She Came in 1851

Jean Rio Baker was her name,

Her descriptive diary brought her fame.

‘Tho she had servants and position

And was an accomplished musician;

Forsook her home, her friends and all,

With family answered to God’s call.

To join the Saints in the U.S.A.

On the George W. Bourne , she sailed away.

A widow, who’s trials were not foreseen

Bought passages for seventeen.

An Aunt, an Uncle and several others

Including one of her husband’s brothers.

Life was not easy for her family,

The youngest child, she buried at sea.

When finally she did reach this land

She still had miles of mud and sand.

Of mountains, rivers and deserts to cross

In wind and rain and heat and frost.

She struggled long and tedious hours

But still saw beauty in sky and flowers.

The death of oxen did not discourage,

She traveled on with endless courage.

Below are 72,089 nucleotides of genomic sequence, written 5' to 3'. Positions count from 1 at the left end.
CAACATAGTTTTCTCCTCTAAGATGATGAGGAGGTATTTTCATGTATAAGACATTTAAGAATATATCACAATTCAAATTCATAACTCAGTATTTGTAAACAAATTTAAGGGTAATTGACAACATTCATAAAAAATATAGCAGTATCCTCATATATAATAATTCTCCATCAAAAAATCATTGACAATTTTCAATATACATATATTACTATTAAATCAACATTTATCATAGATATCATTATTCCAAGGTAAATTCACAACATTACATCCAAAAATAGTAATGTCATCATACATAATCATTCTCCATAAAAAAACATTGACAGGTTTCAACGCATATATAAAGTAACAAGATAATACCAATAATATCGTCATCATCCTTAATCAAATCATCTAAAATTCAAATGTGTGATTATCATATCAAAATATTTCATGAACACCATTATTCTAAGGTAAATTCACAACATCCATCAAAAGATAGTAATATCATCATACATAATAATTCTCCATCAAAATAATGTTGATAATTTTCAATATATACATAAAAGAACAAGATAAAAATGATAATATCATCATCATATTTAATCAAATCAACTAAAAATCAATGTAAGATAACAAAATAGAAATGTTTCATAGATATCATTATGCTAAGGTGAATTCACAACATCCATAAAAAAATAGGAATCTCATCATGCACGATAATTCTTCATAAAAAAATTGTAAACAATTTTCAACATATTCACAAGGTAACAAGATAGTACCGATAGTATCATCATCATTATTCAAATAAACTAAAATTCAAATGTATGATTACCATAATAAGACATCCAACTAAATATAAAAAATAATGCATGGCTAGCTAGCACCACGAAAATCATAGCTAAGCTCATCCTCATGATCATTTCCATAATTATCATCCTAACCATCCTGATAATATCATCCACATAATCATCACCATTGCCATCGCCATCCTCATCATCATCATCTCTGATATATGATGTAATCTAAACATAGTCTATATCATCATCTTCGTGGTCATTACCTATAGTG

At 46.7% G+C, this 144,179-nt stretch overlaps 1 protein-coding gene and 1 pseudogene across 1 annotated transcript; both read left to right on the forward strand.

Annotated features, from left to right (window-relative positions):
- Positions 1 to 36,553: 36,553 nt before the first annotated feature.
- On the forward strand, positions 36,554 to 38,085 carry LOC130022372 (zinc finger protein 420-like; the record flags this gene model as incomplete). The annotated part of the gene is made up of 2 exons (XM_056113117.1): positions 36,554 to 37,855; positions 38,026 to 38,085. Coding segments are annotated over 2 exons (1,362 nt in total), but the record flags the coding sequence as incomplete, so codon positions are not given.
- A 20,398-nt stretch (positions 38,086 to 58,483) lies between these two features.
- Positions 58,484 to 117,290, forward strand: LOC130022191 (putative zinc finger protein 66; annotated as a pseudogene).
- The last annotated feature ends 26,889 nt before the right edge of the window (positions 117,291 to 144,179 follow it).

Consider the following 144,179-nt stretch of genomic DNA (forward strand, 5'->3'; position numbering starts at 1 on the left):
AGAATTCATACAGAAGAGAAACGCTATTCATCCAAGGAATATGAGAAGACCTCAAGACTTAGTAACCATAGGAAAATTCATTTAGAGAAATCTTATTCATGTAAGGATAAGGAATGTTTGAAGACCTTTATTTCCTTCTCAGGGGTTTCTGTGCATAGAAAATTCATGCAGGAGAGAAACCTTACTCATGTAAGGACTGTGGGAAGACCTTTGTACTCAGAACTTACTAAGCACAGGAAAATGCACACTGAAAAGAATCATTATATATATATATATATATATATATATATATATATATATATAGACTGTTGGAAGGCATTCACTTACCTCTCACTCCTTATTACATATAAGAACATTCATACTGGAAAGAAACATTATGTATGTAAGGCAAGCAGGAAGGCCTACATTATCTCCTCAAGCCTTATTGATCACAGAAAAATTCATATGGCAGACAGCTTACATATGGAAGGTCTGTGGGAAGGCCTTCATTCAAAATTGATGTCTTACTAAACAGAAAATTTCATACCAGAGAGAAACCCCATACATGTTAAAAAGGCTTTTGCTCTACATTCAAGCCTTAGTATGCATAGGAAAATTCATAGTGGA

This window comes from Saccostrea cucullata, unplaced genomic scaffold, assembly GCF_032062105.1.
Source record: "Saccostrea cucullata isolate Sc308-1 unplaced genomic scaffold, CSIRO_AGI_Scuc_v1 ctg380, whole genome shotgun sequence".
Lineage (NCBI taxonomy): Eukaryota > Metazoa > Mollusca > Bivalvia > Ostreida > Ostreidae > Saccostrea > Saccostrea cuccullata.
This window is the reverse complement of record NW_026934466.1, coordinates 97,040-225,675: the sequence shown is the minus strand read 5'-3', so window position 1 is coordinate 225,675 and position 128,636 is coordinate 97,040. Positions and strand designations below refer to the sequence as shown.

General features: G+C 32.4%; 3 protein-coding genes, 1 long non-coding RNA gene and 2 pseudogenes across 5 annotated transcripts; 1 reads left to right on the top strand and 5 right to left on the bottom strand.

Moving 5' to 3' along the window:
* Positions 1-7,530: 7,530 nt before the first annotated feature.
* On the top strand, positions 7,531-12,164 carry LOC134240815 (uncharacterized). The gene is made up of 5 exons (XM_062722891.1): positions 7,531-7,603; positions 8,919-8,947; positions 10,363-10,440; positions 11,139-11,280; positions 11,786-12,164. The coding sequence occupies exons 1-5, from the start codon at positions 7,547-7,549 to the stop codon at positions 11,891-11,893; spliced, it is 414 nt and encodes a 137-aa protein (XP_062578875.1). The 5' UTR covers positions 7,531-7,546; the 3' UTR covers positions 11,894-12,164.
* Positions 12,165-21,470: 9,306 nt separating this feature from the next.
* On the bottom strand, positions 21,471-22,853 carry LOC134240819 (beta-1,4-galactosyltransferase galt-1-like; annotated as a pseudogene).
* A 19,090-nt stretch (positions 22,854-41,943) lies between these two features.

When finally they did reach the valley

To earn a living, she did not dally.

Tried making hats and bought some land;

At farming thought to try her hand.

Alas, the ground would not produce;

She then put sewing skills to use.

Found a companion to ease the strife

Again she married, ‘tho late in life.

But fate; unkind, swift, and fierce

Took away her Edward Pearce.

To Brigham Young, in her hour of need,

Sold her precious piano (her heart did bleed).

Discouraged, tired and alone,

She left her humble Rockies home.

Joined two sons, whose faith had faltered,

In California: her life was altered.

Spent her years, ‘til health was failing.

Caring for the aged and the ailing.

Descendants many, she has inspired,

Touched and humbled; she’s much admired.

Jean Rio Baker was her name,

Her priceless diary brought her fame.

May Baker Winkel © 1996